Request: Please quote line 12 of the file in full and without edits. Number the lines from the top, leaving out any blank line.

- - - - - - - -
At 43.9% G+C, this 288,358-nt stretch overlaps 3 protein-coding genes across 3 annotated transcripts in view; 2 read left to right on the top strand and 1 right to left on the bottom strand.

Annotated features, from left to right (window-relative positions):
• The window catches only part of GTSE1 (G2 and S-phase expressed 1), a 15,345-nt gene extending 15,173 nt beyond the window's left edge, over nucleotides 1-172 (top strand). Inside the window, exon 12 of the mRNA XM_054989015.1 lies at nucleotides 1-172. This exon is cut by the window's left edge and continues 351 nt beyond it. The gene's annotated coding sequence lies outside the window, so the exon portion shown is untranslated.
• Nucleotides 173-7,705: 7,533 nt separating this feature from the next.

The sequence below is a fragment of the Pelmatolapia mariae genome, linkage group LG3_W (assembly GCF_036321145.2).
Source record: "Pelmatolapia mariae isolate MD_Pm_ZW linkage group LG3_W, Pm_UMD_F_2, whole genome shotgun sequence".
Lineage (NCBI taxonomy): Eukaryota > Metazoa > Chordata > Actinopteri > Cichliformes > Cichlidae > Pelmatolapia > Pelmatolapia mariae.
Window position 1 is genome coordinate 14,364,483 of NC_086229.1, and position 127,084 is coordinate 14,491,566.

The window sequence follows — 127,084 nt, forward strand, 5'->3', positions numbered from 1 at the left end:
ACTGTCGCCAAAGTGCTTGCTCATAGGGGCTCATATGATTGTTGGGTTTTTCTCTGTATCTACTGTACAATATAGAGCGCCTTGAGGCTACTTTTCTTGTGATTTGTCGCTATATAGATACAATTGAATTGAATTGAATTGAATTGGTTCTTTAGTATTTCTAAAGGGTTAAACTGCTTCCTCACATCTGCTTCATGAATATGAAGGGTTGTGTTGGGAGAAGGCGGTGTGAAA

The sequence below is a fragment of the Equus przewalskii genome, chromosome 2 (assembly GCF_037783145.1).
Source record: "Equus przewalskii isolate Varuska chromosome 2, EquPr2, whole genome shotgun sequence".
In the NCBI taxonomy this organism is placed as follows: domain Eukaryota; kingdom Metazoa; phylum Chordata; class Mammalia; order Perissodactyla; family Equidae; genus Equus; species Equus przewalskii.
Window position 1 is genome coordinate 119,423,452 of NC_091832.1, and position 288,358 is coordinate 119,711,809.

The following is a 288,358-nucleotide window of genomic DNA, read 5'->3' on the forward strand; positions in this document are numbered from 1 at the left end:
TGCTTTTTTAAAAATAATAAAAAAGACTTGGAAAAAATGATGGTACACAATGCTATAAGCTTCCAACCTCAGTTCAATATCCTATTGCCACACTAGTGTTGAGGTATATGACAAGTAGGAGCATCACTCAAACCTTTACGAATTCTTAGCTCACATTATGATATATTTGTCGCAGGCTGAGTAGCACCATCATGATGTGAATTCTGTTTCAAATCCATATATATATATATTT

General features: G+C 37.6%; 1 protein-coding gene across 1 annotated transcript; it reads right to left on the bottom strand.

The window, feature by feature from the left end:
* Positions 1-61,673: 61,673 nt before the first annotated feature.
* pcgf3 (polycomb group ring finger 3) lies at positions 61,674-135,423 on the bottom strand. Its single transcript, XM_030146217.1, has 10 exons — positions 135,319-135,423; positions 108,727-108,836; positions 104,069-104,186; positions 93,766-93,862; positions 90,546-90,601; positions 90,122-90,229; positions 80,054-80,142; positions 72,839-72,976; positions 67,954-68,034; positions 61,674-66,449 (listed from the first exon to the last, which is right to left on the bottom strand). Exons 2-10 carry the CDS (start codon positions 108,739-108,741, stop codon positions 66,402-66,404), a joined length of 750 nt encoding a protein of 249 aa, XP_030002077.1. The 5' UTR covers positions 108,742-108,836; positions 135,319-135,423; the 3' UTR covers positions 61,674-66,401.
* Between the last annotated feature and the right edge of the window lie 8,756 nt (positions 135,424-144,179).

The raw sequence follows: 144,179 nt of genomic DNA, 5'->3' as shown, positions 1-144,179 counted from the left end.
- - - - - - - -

Source record: "Equus przewalskii isolate Varuska chromosome 2, EquPr2, whole genome shotgun sequence".